The NY Fed purchased an additional net $8 billion in MBS for the week ending March 24th. This puts the total purchases at $1.248 trillion or 99.84% complete. Just $2 billion and one more week to go ...recall that the price of a loan is inversely related to yield (interest rates). Another way to think about this is that the supply of debt is declining (equivalent to demand for mortgages) which raises the price of debt (interest).
The Fed has been buying mortgage-backed securities guaranteed by Fannie Mae, Freddie Mac and Ginnie Mae since December 2008 to help drive down mortgage rates and spur a housing recovery. In addition to the $1.25 trillion in mortgage-backed securities, the Fed has soaked up $175 billion of the big mortgage firms' debt, which could be part of an asset-sales program.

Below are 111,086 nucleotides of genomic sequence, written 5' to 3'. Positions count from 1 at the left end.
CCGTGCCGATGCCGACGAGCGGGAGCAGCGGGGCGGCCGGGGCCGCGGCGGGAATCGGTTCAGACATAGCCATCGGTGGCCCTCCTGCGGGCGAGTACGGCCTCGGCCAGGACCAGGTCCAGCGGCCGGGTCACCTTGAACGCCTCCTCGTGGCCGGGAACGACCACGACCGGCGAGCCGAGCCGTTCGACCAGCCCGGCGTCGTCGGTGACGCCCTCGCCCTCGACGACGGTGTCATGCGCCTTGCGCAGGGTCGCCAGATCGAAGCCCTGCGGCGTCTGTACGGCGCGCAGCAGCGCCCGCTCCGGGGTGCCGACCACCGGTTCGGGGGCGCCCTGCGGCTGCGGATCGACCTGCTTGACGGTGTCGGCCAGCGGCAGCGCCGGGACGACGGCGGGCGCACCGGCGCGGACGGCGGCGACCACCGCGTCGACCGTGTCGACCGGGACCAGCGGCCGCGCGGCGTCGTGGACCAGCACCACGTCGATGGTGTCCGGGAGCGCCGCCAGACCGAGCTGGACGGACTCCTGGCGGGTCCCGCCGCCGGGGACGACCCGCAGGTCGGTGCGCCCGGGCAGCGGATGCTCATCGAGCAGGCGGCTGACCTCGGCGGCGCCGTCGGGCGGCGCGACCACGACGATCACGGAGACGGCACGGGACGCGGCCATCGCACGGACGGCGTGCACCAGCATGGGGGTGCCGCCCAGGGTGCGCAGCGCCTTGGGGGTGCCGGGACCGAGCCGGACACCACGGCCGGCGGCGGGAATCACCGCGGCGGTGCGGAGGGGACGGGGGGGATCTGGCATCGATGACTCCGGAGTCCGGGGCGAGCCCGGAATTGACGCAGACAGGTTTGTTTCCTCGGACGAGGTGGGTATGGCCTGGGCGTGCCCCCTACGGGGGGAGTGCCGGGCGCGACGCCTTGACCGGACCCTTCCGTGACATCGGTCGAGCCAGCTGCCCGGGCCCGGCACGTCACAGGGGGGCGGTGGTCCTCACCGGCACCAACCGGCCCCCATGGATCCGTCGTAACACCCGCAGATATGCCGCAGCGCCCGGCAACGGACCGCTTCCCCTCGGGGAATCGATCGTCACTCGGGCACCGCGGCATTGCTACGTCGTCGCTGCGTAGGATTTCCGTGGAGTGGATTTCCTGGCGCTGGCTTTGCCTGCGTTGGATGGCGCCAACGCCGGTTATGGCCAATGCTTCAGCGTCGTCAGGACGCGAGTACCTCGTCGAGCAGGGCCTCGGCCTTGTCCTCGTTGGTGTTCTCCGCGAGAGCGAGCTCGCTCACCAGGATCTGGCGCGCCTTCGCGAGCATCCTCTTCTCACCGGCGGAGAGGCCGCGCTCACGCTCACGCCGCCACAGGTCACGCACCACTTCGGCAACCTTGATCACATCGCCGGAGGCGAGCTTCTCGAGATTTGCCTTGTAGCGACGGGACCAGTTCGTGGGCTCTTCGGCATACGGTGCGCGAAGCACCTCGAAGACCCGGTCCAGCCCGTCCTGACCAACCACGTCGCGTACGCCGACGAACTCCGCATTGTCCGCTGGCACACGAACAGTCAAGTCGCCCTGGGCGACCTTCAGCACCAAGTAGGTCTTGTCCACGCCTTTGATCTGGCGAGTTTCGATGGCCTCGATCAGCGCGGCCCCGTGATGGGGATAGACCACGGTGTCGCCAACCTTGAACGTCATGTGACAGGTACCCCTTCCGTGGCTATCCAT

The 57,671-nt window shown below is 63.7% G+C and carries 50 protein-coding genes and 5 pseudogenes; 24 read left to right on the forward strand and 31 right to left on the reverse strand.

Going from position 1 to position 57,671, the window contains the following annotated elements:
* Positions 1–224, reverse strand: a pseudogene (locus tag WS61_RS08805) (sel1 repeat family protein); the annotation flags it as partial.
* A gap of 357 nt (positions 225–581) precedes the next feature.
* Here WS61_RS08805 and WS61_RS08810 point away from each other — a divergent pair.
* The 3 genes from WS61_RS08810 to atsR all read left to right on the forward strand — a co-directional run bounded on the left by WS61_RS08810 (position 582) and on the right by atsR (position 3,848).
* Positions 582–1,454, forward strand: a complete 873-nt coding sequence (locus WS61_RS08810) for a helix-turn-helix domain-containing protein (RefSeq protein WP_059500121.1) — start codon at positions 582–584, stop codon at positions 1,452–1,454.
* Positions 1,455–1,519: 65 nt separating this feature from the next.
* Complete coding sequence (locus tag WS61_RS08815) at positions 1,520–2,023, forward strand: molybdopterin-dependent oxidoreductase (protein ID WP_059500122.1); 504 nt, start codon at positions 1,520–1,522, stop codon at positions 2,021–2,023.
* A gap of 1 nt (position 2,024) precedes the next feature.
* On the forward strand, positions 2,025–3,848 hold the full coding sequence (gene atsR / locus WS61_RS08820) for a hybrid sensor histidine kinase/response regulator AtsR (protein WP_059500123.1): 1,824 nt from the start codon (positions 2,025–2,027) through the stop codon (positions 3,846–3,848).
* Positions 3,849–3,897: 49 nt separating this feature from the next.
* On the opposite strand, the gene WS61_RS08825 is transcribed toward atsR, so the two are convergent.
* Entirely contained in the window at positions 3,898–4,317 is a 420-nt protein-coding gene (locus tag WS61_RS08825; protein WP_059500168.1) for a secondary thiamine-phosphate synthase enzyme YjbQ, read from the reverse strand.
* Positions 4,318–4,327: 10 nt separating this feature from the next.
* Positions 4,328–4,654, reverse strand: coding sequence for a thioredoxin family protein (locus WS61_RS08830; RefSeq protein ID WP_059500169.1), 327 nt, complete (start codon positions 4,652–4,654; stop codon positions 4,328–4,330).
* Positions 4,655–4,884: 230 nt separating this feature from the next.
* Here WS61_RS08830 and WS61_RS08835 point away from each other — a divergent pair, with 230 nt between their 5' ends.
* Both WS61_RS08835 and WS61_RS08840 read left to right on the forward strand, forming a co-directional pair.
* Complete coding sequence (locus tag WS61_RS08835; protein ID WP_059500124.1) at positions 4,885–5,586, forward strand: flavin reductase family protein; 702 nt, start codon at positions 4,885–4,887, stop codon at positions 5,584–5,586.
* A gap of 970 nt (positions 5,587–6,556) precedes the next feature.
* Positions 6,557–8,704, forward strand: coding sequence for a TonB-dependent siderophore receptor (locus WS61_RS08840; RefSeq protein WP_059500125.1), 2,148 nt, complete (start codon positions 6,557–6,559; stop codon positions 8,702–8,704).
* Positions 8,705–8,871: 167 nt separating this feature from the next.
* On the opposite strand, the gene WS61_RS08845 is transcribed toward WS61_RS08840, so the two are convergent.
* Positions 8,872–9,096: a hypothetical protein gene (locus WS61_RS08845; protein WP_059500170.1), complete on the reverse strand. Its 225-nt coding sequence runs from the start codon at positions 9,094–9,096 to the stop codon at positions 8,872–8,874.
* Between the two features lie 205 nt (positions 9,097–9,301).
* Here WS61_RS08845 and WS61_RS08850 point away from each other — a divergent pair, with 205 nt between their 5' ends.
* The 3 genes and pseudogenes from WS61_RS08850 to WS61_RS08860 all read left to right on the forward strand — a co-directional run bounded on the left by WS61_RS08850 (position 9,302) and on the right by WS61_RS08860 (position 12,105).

Fed officials have been debating for several months whether to sell the assets as the economy heals. The large mortgage portfolio makes it harder for the Fed to manage short-term interest rates because buying the securities meant flooding the financial system with cash. Because of all that extra cash in the system, it might be hard to get banks to lend it out at higher rates when the Fed wants to raise them.
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